Once, I put my pack down in some pine needles while I put up my tent. When I returned to my pack a few minutes later, it was covered with hundreds of large, black ants. In the desert, ants will be found in most places where there are trees. They seem to love pines, and the area immediately around them.
Mice can be a problem in established campgrounds, or any place where there have been a lot of campers previously. And they won't mind one bit chewing a hole through a $400 pack or a $300 tent to get to a pack of 50 cent crackers.
Bears are not normally a problem in the desert, and most hikers don't worry about them until they reach the High Sierra.
I began hiking the desert portion of the PCT on April 26 at the Mexican border and completed it at Kennedy Meadows on June 25. Almost all days were clear, very sunny and very warm. However, the nights were cool. The temperature extremes ranged from 30 to 105 degrees (F). The 30 degree night was at Boulder Oaks Campground on April 29, and it was 105 degrees at Tehachapi Pass on June 15.
The average minimum temperature at night was probably 40 degrees, and the average maximum during the day was approximately 90 - 95 degrees. However, shortly before reaching Kennedy Meadows, most days were in the 100 degree range.
There was precipitation (rain, sleet, snow or a mixture) on approximately 6 days during the 2 months I spent in the desert. I believe that 1999 was somewhat cooler and wetter than normal.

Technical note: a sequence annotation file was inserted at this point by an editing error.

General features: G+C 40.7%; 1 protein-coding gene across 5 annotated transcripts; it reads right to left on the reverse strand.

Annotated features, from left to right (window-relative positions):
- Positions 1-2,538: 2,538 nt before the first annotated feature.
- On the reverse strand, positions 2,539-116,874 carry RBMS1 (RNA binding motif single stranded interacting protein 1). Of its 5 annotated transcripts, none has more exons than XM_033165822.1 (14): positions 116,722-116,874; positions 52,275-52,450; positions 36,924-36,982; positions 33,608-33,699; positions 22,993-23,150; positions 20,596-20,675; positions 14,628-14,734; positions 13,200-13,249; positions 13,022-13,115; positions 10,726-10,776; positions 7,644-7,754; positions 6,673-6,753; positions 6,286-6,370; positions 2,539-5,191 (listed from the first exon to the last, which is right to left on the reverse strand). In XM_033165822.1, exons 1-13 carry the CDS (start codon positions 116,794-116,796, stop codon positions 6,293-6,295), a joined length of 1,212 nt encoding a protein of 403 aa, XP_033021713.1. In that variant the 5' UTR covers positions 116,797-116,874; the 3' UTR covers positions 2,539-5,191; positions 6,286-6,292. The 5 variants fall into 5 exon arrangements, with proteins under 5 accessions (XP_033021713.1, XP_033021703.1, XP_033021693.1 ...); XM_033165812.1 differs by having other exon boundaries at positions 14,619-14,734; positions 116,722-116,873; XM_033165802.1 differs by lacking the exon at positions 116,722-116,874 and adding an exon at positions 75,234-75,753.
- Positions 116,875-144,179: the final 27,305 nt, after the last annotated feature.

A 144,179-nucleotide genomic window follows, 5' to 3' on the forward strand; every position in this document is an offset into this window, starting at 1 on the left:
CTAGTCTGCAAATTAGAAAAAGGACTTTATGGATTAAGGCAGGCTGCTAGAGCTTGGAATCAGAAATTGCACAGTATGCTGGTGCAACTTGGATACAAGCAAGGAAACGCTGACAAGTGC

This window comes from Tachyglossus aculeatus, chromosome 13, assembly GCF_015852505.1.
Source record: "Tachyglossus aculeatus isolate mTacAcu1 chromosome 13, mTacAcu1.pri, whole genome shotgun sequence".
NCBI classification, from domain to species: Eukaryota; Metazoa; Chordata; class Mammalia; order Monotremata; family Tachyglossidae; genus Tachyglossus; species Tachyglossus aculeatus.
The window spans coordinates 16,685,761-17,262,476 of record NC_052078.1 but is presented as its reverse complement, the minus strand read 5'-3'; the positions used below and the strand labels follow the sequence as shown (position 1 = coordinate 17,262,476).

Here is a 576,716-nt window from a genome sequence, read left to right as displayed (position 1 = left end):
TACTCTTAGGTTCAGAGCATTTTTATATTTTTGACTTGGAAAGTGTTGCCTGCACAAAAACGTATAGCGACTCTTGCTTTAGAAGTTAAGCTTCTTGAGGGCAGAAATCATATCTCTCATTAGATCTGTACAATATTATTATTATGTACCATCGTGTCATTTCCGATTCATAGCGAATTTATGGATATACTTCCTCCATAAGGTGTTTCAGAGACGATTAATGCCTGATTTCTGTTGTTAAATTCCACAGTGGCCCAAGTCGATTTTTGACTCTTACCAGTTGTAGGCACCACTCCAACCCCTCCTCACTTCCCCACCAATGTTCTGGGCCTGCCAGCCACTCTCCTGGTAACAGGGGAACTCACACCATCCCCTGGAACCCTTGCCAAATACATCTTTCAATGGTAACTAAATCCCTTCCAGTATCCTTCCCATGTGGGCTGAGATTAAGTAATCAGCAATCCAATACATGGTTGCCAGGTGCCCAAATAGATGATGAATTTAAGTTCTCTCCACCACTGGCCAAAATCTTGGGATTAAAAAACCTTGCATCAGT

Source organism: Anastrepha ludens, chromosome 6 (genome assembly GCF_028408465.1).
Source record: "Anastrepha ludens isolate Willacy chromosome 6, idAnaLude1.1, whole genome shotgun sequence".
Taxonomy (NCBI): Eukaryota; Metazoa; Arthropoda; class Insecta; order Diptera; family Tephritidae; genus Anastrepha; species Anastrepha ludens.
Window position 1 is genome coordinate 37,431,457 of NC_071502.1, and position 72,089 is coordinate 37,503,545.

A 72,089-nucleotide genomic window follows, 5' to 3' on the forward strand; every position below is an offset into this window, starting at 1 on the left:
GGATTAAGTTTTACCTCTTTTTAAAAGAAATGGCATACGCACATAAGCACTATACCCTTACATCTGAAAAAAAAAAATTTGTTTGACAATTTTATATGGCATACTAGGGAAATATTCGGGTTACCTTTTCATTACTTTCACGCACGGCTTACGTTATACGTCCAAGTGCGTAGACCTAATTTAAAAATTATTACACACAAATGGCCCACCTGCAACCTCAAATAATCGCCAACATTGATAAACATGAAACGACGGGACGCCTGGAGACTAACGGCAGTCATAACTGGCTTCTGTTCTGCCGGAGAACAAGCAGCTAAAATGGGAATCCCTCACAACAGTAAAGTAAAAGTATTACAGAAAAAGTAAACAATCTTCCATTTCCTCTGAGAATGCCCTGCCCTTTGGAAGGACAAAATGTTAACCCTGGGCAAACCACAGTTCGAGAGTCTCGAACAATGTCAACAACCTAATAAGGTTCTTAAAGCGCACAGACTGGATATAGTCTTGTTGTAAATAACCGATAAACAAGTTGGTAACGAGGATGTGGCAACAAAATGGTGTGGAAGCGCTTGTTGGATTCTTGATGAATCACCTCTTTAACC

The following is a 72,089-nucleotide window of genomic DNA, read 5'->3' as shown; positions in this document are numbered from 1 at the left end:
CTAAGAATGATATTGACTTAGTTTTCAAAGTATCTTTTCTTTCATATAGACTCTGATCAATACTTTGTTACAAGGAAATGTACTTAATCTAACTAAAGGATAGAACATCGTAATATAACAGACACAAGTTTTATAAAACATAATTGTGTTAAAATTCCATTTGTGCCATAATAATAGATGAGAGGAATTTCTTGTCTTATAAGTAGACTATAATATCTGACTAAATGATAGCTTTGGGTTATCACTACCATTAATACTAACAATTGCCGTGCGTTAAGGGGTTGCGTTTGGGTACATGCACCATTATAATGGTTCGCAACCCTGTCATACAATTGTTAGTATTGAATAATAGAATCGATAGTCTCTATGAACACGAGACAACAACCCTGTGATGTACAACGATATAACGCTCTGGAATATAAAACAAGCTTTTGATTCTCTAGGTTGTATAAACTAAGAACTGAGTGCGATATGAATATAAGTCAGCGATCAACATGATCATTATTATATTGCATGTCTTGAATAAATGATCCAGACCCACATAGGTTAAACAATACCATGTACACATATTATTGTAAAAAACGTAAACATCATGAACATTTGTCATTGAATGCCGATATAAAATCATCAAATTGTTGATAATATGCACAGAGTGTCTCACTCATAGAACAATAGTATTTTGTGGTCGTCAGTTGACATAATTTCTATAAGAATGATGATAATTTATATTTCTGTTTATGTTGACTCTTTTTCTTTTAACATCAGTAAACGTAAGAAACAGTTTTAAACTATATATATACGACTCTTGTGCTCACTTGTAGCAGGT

Wind can be a problem. Wind speeds of 30 mph were fairly common when I hiked. There were also a couple of nights near San Gorgonio Pass when the winds were higher than that. It was blowing at least 50 mph when I made the two mile "sand slog" across the pass.
I thought that I would need to change my hiking style in the desert, but I didn't. I continued to get up at daylight, have a leisurely but cold breakfast with hot coffee and get on the trail about one and a half hours after waking. However, remember that I section-hiked the PCT over a period of 3 years (1999 - 2001), and did not thru-hike.
I hiked until about noon each day, then took 30 - 45 minutes for lunch, occasionally stretching out and dozing for a few minutes. I would then hike until 5:00 or 6:00 and camp. Generally, I averaged about 15 miles per day.
However, in late June, the temperatures became so warm that I nearly changed my routine. If the desert had gone on for even one more week, I probably would have started getting up earlier, and hiked until about 10:00 a.m. Then, I would have found some shade and rested until around 5:00 before hiking several more hours. However, that is not my hiking style of choice, and I'm glad I didn't have to do it.
The desert is an awesome and beautiful place, and I miss it. It provides a feeling of space and solitude that is difficult to describe. To me, hiking there was a very spiritual experience. The nights are especially beautiful, and I'm glad that my tent has lots of mesh for star gazing. I didn't use the rain fly on my Eureka Gossamer tent unless I needed it for warmth.
There are many plants, animals, scents, and sights that I had not experienced before, and may never experience again. I took my time and enjoyed it. However, when I reached Kennedy Meadows, I was more than ready to leave it behind and get into the High Sierra.